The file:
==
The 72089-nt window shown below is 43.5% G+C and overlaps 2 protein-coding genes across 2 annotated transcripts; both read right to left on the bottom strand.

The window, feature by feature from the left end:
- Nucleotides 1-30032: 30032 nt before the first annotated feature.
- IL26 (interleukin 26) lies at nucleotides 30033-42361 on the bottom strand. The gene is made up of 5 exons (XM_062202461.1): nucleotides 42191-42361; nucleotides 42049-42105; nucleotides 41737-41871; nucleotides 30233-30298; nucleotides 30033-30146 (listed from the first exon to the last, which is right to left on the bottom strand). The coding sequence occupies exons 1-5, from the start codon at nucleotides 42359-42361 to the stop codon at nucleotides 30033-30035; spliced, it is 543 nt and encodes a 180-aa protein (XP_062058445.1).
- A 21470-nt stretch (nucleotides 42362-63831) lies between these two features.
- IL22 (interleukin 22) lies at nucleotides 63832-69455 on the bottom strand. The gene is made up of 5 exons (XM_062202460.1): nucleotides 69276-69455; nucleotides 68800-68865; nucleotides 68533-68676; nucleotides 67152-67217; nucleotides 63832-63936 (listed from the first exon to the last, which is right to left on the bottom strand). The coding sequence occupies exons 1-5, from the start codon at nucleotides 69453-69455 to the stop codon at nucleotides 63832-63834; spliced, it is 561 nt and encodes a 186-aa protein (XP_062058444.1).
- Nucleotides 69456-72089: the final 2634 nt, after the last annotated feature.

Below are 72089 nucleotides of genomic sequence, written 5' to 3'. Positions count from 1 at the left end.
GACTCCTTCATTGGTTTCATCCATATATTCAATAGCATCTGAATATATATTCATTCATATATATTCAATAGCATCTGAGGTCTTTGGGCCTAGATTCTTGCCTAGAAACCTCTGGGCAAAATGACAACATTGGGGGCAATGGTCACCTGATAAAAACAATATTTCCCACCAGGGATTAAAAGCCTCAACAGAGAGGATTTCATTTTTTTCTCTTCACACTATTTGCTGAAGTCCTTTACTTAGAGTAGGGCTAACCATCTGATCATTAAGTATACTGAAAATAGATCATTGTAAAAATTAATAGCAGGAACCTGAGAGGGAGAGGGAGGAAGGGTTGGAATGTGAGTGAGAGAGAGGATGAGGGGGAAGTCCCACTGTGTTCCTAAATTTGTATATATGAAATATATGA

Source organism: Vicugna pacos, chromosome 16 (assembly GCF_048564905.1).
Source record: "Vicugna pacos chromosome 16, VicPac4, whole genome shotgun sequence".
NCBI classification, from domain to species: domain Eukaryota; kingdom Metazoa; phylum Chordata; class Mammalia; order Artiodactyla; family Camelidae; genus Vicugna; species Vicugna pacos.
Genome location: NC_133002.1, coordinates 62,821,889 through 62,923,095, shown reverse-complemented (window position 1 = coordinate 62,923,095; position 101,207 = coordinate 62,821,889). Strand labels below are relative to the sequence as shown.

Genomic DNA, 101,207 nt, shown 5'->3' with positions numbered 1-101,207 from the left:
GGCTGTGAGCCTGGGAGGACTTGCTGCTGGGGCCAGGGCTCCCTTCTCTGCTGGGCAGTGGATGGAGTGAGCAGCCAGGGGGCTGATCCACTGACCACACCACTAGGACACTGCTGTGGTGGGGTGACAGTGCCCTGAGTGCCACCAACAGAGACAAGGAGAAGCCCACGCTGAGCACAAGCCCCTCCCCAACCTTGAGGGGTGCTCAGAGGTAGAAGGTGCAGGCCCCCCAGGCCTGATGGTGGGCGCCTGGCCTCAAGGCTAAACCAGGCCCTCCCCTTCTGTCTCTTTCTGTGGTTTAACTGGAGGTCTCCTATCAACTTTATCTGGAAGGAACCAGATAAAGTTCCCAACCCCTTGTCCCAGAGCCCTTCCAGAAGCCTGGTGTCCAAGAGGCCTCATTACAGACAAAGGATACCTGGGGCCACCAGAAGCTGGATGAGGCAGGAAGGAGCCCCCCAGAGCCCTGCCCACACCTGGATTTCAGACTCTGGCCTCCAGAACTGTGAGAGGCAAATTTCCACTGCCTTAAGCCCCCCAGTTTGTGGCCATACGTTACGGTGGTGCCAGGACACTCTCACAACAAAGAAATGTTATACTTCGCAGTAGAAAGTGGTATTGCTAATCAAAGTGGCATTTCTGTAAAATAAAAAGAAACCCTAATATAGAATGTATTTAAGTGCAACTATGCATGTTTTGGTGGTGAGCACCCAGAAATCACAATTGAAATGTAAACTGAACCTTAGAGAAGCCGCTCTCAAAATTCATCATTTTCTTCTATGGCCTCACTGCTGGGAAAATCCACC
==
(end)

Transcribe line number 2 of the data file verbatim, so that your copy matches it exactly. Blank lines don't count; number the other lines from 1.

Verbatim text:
The window, feature by feature from the left end: